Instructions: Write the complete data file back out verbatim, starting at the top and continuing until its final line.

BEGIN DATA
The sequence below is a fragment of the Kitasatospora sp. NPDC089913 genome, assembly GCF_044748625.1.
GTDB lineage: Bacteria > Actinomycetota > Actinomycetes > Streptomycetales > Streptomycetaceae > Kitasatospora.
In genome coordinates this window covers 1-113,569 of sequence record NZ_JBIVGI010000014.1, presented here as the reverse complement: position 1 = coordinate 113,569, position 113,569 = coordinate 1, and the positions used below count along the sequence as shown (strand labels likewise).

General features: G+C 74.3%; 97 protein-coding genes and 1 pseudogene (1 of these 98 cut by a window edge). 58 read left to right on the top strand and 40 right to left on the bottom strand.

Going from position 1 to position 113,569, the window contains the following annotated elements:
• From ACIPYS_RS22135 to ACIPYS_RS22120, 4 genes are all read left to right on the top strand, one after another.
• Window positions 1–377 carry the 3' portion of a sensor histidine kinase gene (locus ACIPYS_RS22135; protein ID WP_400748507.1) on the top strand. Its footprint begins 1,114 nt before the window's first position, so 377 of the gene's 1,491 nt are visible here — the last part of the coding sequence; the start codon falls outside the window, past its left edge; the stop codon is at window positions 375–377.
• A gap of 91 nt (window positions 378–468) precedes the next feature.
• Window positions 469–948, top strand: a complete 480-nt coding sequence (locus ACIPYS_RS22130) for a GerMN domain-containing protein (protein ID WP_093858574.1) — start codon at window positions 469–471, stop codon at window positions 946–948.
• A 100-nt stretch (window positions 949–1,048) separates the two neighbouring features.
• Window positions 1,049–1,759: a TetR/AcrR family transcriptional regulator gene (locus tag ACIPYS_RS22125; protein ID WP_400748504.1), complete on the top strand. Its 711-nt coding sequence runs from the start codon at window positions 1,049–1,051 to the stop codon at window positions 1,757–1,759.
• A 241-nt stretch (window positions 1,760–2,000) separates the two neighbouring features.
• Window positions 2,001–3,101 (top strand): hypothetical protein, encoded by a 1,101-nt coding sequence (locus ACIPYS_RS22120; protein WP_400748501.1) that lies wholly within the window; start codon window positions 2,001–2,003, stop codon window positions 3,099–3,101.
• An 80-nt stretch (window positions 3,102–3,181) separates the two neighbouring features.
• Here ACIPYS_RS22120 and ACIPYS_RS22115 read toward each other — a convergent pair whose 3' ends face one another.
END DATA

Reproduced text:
The sequence below is a fragment of the Kitasatospora sp. NPDC089913 genome, assembly GCF_044748625.1.
GTDB lineage: Bacteria > Actinomycetota > Actinomycetes > Streptomycetales > Streptomycetaceae > Kitasatospora.
In genome coordinates this window covers 1-113,569 of sequence record NZ_JBIVGI010000014.1, presented here as the reverse complement: position 1 = coordinate 113,569, position 113,569 = coordinate 1, and the positions used below count along the sequence as shown (strand labels likewise).

General features: G+C 74.3%; 97 protein-coding genes and 1 pseudogene (1 of these 98 cut by a window edge). 58 read left to right on the top strand and 40 right to left on the bottom strand.

Going from position 1 to position 113,569, the window contains the following annotated elements:
• From ACIPYS_RS22135 to ACIPYS_RS22120, 4 genes are all read left to right on the top strand, one after another.
• Window positions 1–377 carry the 3' portion of a sensor histidine kinase gene (locus ACIPYS_RS22135; protein ID WP_400748507.1) on the top strand. Its footprint begins 1,114 nt before the window's first position, so 377 of the gene's 1,491 nt are visible here — the last part of the coding sequence; the start codon falls outside the window, past its left edge; the stop codon is at window positions 375–377.
• A gap of 91 nt (window positions 378–468) precedes the next feature.
• Window positions 469–948, top strand: a complete 480-nt coding sequence (locus ACIPYS_RS22130) for a GerMN domain-containing protein (protein ID WP_093858574.1) — start codon at window positions 469–471, stop codon at window positions 946–948.
• A 100-nt stretch (window positions 949–1,048) separates the two neighbouring features.
• Window positions 1,049–1,759: a TetR/AcrR family transcriptional regulator gene (locus tag ACIPYS_RS22125; protein ID WP_400748504.1), complete on the top strand. Its 711-nt coding sequence runs from the start codon at window positions 1,049–1,051 to the stop codon at window positions 1,757–1,759.
• A 241-nt stretch (window positions 1,760–2,000) separates the two neighbouring features.
• Window positions 2,001–3,101 (top strand): hypothetical protein, encoded by a 1,101-nt coding sequence (locus ACIPYS_RS22120; protein WP_400748501.1) that lies wholly within the window; start codon window positions 2,001–2,003, stop codon window positions 3,099–3,101.
• An 80-nt stretch (window positions 3,102–3,181) separates the two neighbouring features.
• Here ACIPYS_RS22120 and ACIPYS_RS22115 read toward each other — a convergent pair whose 3' ends face one another.